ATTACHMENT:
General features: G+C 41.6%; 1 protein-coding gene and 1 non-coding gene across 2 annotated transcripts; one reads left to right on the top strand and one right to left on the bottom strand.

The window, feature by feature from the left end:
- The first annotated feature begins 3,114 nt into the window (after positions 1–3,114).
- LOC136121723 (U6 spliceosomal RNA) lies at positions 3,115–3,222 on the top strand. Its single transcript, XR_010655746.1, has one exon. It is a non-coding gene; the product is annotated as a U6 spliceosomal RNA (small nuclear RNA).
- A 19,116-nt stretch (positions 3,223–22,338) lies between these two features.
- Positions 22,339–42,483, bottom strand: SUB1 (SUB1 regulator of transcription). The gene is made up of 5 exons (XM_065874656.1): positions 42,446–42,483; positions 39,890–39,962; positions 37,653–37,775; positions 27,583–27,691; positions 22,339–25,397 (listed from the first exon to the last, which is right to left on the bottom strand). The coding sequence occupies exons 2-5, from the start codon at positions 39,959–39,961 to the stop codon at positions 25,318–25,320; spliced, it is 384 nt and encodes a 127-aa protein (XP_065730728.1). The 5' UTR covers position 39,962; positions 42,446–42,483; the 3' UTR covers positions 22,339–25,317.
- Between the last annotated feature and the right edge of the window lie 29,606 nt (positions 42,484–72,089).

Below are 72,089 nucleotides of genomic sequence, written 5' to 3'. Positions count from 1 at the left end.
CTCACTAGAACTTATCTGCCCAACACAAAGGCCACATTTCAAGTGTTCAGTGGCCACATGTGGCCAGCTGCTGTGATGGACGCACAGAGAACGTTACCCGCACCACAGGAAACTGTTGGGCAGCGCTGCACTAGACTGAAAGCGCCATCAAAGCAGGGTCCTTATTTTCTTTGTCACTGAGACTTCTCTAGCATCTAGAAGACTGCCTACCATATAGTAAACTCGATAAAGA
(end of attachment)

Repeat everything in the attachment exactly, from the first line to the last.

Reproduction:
General features: G+C 41.6%; 1 protein-coding gene and 1 non-coding gene across 2 annotated transcripts; one reads left to right on the top strand and one right to left on the bottom strand.

The window, feature by feature from the left end:
- The first annotated feature begins 3,114 nt into the window (after positions 1–3,114).
- LOC136121723 (U6 spliceosomal RNA) lies at positions 3,115–3,222 on the top strand. Its single transcript, XR_010655746.1, has one exon. It is a non-coding gene; the product is annotated as a U6 spliceosomal RNA (small nuclear RNA).
- A 19,116-nt stretch (positions 3,223–22,338) lies between these two features.
- Positions 22,339–42,483, bottom strand: SUB1 (SUB1 regulator of transcription). The gene is made up of 5 exons (XM_065874656.1): positions 42,446–42,483; positions 39,890–39,962; positions 37,653–37,775; positions 27,583–27,691; positions 22,339–25,397 (listed from the first exon to the last, which is right to left on the bottom strand). The coding sequence occupies exons 2-5, from the start codon at positions 39,959–39,961 to the stop codon at positions 25,318–25,320; spliced, it is 384 nt and encodes a 127-aa protein (XP_065730728.1). The 5' UTR covers position 39,962; positions 42,446–42,483; the 3' UTR covers positions 22,339–25,317.
- Between the last annotated feature and the right edge of the window lie 29,606 nt (positions 42,484–72,089).

Below are 72,089 nucleotides of genomic sequence, written 5' to 3'. Positions count from 1 at the left end.
CTCACTAGAACTTATCTGCCCAACACAAAGGCCACATTTCAAGTGTTCAGTGGCCACATGTGGCCAGCTGCTGTGATGGACGCACAGAGAACGTTACCCGCACCACAGGAAACTGTTGGGCAGCGCTGCACTAGACTGAAAGCGCCATCAAAGCAGGGTCCTTATTTTCTTTGTCACTGAGACTTCTCTAGCATCTAGAAGACTGCCTACCATATAGTAAACTCGATAAAGA